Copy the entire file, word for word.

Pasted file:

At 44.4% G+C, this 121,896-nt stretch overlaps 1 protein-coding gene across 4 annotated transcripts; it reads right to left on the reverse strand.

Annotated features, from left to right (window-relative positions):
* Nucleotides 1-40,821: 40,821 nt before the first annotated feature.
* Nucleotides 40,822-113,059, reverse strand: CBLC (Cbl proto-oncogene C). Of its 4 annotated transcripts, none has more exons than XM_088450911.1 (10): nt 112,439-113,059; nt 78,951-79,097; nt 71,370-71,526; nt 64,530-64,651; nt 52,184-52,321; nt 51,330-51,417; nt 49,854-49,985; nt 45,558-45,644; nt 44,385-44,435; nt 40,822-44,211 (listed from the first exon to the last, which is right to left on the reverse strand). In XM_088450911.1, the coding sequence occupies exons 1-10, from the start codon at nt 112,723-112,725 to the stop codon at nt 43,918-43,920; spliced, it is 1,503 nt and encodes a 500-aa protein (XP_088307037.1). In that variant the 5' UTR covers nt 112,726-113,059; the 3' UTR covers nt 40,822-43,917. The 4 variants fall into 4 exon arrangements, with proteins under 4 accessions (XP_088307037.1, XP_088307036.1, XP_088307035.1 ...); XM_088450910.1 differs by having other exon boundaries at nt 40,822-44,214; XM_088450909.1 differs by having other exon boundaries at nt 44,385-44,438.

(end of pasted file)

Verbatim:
At 44.4% G+C, this 121,896-nt stretch overlaps 1 protein-coding gene across 4 annotated transcripts; it reads right to left on the reverse strand.

Annotated features, from left to right (window-relative positions):
* Nucleotides 1-40,821: 40,821 nt before the first annotated feature.
* Nucleotides 40,822-113,059, reverse strand: CBLC (Cbl proto-oncogene C). Of its 4 annotated transcripts, none has more exons than XM_088450911.1 (10): nt 112,439-113,059; nt 78,951-79,097; nt 71,370-71,526; nt 64,530-64,651; nt 52,184-52,321; nt 51,330-51,417; nt 49,854-49,985; nt 45,558-45,644; nt 44,385-44,435; nt 40,822-44,211 (listed from the first exon to the last, which is right to left on the reverse strand). In XM_088450911.1, the coding sequence occupies exons 1-10, from the start codon at nt 112,723-112,725 to the stop codon at nt 43,918-43,920; spliced, it is 1,503 nt and encodes a 500-aa protein (XP_088307037.1). In that variant the 5' UTR covers nt 112,726-113,059; the 3' UTR covers nt 40,822-43,917. The 4 variants fall into 4 exon arrangements, with proteins under 4 accessions (XP_088307037.1, XP_088307036.1, XP_088307035.1 ...); XM_088450910.1 differs by having other exon boundaries at nt 40,822-44,214; XM_088450909.1 differs by having other exon boundaries at nt 44,385-44,438.